She assumes leadership less than four years into ARPA-E’s existence at an inflection point for the program as well as U.S. climate and energy policy. On one hand, government investments in energy innovation are declining and gridlock makes crafting a new comprehensive national energy policy a pipedream. On the other hand, ARPA-E recently hosted its fourth widely attended Energy Innovation Summit, a number of early investments are starting to show signs of success, and its bipartisan support continues to grow. It’s one of the few bright spots in an increasingly contentious energy policy debate.

Dr. Cheryl Martin, Deputy Director of the Advanced Research Projects Agency–Energy (ARPA-E).

Dr. Cheryl Martin, Deputy Director of the Advanced Research Projects Agency–Energy (ARPA-E).

I recently sat down with Dr. Martin and talked extensively about her unique take on ARPA-E, its potential legacies, and the evolving U.S. energy innovation ecosystem. The interview covered a lot of ground

Read the rest

Making Energy Innovation Part of Advocates Climate Policy Elevator Pitch

Innovation vs. Deployment

One of the continuing debates among climate and energy analysts and advocates is whether public policy should emphasize innovation or deployment. A hardy round of wonky discussion brought to light the nuances of each point of view, but it still leaves one lingering issue: how do we make energy innovation part of advocates’ climate policy pitch?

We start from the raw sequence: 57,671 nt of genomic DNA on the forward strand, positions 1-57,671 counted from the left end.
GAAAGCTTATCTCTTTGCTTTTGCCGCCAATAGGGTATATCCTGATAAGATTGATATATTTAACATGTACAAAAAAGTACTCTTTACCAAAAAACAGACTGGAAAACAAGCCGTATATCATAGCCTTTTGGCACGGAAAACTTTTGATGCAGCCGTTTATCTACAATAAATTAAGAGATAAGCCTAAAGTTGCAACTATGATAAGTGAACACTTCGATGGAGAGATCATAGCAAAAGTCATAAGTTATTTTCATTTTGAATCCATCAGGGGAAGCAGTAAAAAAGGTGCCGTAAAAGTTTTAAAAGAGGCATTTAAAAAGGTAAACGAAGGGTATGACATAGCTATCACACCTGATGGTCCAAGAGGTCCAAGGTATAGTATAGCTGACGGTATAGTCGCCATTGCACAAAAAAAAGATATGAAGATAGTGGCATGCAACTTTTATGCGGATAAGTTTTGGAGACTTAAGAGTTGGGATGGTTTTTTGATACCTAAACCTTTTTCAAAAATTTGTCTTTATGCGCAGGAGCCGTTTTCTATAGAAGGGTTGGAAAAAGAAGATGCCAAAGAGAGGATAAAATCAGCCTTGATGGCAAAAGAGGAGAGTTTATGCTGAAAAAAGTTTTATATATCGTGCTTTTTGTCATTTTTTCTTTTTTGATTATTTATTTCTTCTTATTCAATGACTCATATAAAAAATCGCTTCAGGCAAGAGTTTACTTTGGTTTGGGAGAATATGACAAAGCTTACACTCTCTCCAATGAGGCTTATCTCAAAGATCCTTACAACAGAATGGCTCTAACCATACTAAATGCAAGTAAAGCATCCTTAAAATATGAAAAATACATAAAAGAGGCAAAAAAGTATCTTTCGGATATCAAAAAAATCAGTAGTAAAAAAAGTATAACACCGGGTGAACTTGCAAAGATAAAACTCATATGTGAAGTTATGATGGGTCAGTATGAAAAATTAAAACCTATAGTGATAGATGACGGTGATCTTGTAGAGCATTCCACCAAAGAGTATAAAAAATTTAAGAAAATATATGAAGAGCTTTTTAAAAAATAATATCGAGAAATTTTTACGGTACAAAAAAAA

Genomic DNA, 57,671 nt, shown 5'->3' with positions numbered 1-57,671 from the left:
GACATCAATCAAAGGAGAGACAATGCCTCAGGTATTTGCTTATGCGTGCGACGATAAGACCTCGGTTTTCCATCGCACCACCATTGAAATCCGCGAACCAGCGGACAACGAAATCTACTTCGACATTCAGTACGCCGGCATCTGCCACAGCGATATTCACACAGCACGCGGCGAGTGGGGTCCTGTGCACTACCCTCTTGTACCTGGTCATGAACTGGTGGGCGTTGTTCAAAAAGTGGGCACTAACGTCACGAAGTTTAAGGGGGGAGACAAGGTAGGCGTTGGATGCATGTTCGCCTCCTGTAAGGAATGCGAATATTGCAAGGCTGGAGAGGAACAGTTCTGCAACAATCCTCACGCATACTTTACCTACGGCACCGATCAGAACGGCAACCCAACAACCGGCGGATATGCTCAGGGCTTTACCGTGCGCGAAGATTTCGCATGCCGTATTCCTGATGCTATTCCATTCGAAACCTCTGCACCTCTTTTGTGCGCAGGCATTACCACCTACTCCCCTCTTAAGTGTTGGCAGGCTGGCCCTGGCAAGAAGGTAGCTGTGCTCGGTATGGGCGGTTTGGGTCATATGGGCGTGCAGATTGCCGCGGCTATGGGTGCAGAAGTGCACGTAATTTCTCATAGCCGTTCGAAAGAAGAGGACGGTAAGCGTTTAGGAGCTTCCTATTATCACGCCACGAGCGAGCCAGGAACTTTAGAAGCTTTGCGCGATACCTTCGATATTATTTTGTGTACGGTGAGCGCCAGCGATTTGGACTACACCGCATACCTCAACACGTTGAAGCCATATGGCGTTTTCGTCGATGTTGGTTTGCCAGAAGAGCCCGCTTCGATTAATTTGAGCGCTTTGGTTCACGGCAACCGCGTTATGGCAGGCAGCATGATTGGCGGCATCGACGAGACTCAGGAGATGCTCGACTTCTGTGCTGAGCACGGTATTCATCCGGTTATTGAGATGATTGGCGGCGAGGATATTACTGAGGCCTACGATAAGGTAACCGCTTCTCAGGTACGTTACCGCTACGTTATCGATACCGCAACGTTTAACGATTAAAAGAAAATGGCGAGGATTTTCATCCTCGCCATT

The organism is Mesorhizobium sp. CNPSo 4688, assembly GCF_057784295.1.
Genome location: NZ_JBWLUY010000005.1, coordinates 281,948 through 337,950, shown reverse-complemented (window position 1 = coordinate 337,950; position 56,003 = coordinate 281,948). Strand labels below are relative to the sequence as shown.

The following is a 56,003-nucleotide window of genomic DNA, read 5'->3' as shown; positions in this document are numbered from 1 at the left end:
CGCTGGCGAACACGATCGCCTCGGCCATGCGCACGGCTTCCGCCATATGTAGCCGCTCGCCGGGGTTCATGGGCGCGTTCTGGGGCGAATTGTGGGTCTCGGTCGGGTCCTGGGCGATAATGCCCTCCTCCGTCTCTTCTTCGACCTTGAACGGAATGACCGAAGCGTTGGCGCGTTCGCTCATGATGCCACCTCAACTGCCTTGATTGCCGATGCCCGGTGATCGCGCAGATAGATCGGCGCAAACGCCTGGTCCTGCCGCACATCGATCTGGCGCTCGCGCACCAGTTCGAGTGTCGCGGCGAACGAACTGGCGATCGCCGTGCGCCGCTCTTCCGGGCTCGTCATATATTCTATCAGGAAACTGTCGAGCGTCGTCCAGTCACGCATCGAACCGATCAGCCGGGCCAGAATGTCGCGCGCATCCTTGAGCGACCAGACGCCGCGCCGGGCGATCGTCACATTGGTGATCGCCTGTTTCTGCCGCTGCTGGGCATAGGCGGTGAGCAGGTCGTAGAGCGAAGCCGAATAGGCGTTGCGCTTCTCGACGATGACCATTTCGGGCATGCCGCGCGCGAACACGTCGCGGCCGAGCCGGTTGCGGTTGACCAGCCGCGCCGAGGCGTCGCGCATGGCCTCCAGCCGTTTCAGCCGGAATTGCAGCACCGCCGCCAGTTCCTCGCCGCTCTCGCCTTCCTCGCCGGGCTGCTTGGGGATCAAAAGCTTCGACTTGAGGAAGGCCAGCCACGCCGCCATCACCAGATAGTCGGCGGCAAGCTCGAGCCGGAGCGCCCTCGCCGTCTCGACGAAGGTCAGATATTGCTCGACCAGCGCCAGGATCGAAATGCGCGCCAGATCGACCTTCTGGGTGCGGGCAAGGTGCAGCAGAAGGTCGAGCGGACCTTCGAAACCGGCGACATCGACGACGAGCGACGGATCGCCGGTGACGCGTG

There are two levels to the debate between innovation analysts and deployment advocates. The most significant debate is over policy nuance and is what has been in the blogging spotlight recently. The debate logic chain typically plays out broadly this way:

  • Mitigating climate change requires cutting global carbon emissions to near zero, which requires no less than a transformation of the global energy system from fossil fuels to clean energy. For its part, the United States has set a goal of 80 percent carbon reductions by 2050 and a midterm goal of 17 percent reductions by 2020.
  • Innovation analysts argue today’s technology isn’t enough to get us to 80 percent global (or US) carbon reductions. Cheaper and better technologies are needed to fully address climate change, which requires looking at the
Read the rest